Sacramento Giants 6, San Jose 2
By Jeff McGaw
Hohokam Stadium, Nov. 5, 2011 –Just prior to the 50 National Championship game, in a small ceremony designed not to alarm the grounds crew, Dennis Viegas was laid to rest at second base in Hohokam Park – the spring training home of the Chicago Cubs.
“We were pretty discreet about it,” said Javier Campos, a former teammate and manager of the Sacramento Giants. Other, similarly stealthy ceremonies were held on other spring training fields throughout the week he said. “There’s a little bit of Dennis all over Phoenix,” the Giants skipper added with a bit of a chuckle.
Those Giants, including many of Viegas’ former teammates then paid the ultimate tribute to their fallen friend by claiming a 10-inning, 6-2 win over San Jose. The Giants scored four runs in the top of the 10th inning to break a 2-2 tie. Starting pitcher Jerry Toman’s safety squeeze in the top of the 10th scored Whitney Johnson with the go-ahead run. Jerry Rebensdorf added a two-run single in the rally. Toman then induced a game-ending 6-4-3 double play to end the game in the bottom half.
Over three hours earlier the team broke a pre-game huddle with a shout of “Dennis,” and then charged out onto the field for what proved to be the most difficult game of the tournament.
“Dennis is a good friend of ours and has been playing with us for years,” said Campos. “His unexpected death has been hanging over us.” Another friend, Dale Hall, was recently diagnosed with brain cancer, Campos said. Baseball is a reprieve from some of these troubles, and a way to heal he added.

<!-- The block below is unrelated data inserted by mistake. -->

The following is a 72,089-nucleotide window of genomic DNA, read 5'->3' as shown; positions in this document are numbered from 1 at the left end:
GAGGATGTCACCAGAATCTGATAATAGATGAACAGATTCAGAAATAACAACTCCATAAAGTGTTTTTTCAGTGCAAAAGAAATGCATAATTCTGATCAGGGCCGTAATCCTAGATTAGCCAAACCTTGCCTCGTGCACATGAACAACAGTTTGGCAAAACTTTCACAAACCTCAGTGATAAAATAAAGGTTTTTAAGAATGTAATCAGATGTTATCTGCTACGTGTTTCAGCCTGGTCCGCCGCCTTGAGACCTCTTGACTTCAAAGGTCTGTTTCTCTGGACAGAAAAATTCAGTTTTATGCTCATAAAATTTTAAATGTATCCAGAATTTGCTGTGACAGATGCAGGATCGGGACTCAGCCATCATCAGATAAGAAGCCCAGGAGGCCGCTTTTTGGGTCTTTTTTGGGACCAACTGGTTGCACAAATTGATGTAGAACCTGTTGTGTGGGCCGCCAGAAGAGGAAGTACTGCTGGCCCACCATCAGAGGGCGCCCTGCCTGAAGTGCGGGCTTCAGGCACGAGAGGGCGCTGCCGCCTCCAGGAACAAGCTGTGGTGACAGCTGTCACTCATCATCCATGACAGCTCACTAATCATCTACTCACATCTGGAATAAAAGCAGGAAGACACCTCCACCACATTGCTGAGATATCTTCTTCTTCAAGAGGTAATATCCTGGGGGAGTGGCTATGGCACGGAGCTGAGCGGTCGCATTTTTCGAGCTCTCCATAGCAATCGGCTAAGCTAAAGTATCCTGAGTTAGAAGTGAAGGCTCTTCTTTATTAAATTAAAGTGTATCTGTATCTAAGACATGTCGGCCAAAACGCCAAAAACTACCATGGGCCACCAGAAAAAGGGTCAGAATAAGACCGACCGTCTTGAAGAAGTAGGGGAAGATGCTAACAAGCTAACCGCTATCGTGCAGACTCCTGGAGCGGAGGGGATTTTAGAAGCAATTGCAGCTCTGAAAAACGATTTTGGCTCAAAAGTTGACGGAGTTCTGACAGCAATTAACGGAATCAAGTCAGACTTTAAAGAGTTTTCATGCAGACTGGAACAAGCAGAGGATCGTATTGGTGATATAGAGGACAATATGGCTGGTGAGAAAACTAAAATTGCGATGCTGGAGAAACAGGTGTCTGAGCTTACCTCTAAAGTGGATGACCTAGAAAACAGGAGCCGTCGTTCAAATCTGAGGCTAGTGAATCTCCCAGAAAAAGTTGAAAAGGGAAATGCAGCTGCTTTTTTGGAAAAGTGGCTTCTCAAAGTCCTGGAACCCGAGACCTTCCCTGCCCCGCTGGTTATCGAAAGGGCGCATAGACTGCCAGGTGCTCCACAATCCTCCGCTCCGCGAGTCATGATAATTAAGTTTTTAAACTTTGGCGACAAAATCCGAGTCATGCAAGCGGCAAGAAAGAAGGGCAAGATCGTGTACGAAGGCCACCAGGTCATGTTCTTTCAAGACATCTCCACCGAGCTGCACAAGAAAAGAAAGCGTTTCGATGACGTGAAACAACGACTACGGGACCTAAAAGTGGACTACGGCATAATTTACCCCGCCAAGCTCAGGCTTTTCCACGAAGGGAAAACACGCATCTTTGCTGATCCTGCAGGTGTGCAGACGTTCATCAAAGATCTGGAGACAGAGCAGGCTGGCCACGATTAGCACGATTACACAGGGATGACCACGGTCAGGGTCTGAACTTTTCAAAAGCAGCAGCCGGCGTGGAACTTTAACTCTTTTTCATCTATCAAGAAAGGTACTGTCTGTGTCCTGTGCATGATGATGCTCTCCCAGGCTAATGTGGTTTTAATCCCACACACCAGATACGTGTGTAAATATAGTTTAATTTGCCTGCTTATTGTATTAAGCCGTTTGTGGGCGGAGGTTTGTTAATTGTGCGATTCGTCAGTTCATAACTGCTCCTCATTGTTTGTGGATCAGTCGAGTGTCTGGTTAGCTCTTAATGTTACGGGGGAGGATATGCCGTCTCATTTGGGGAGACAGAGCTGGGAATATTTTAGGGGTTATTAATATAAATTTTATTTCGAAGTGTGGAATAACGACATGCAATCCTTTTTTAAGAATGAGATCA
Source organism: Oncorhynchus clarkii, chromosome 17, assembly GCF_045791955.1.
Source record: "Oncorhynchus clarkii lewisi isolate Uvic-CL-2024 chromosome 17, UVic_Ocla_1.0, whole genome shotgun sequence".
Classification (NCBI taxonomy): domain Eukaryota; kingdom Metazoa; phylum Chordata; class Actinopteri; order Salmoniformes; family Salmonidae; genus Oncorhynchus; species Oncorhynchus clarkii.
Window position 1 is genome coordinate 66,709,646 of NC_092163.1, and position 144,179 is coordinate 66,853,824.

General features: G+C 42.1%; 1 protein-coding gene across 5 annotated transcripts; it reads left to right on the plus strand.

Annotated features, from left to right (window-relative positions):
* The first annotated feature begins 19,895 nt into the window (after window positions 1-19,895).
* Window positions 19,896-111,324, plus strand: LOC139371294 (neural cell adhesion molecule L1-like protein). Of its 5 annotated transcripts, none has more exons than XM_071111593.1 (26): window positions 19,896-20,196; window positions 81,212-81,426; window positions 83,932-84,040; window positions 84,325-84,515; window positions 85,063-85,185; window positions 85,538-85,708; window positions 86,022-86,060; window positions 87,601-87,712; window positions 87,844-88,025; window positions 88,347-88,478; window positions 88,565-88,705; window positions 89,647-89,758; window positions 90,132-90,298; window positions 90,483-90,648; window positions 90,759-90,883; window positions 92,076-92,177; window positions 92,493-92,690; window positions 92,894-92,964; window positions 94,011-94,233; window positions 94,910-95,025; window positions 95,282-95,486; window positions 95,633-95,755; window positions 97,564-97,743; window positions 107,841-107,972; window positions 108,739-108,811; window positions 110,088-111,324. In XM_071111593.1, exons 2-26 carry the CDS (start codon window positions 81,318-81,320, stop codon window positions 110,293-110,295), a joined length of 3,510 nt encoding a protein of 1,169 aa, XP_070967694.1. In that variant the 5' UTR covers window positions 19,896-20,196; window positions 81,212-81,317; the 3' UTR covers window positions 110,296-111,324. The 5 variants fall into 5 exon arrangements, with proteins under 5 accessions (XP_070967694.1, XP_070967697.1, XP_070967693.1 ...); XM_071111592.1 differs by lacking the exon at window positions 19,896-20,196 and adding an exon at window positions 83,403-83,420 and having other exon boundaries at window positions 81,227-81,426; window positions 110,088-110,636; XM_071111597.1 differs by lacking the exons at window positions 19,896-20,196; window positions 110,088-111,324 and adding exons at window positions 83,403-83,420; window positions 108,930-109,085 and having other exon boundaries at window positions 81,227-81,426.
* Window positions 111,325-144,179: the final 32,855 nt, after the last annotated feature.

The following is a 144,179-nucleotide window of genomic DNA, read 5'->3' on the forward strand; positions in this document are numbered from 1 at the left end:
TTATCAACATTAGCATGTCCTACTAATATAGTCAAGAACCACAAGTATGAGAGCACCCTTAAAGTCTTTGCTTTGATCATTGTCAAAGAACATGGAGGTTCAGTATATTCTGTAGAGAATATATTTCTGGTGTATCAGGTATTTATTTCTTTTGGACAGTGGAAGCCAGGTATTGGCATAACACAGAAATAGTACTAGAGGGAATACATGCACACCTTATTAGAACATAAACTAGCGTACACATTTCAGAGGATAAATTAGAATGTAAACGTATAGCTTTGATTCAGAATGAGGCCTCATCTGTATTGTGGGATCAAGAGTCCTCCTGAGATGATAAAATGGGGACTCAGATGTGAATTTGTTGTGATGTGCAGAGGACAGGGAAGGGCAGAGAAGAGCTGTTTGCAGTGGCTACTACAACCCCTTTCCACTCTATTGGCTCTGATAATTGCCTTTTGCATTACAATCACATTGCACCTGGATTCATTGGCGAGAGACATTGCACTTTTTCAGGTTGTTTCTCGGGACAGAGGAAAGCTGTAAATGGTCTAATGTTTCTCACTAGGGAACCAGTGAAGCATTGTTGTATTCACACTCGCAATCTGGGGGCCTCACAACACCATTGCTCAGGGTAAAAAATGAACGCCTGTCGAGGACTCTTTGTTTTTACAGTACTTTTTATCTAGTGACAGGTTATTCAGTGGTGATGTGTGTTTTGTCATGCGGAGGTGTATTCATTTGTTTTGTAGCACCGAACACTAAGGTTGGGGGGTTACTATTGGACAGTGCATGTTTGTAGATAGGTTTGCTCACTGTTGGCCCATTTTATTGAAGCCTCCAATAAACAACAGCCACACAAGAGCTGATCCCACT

Early on San Jose had the momentum. Leadoff hitter and second baseman Bobby Straight lined a sharp single in the first to open the game. San scored twice in the third on a walk, singles by Murray Brown and Don Chambers, and two fielder’s choice ground balls.
The Giants countered in the fifth when Toman doubled in Dave Absher. Catcher Steve Welch’s RBI single tied the game in the fifth inning.
And then there was offensive silence until the top of the tenth when, with one out, Whitney Johnson and Absher singled. San Jose starter John Yandle was pulled for Brian Kingman. Toman, who was the first to face Kingman, executed a perfect safety squeeze and wound up with what proved to be the game-winning single.
Toman did what San Jose could not – bunt successfully. San Jose hitter Rich Zuvella’s sacrifice attempt in the bottom of the ninth inning turned into a 1-to-6 fielders choice. A batter later Toman induced a 4-6-3 double play – one of three double plays on the day.
“It comes down to small ball at our age,” said San Jose coach Mike Zamba. “They got the bunt down and we didn’t. ”
San Jose starter John Yandle, a Stanford alum, former Padres and Angels farm hand, and batting practice pitcher for the San Francisco Giants, yielded just four hits on the day including two in the first nine innings. “Yandle gave us all he could today,” Zamba said. “He battled all the way. He was tough. We let him down.”
The Giants did not name an MVP. “It was a different guy every game,” Campos said. He did praise the effort of starter Jerry Toman – also the winning championship game pitcher in each of the past two World Series. “He was nails,” Campos said. Rebensdorf also earned a pat on the back. “He played with a quad pull and he’s been sick for the last three days, but the guy has made some fabulous plays at the right time.
Toman and Welch. Yandle, Kingman (9) and Jim Hadley. WP-Toman. LP-Yandle. Leading Hitters- (Giants) Toman 2×4, R, 2RBI; Rebensdorf 1×3, 2RBI; Absher 2R. (San Jose) Hibbard 2×4; Brown 2×3. 2B-Toman. SF-Welch. DP- Giants 3; San Jose 2; LOB—Giants 6; San Jose 6. TOG: 3:12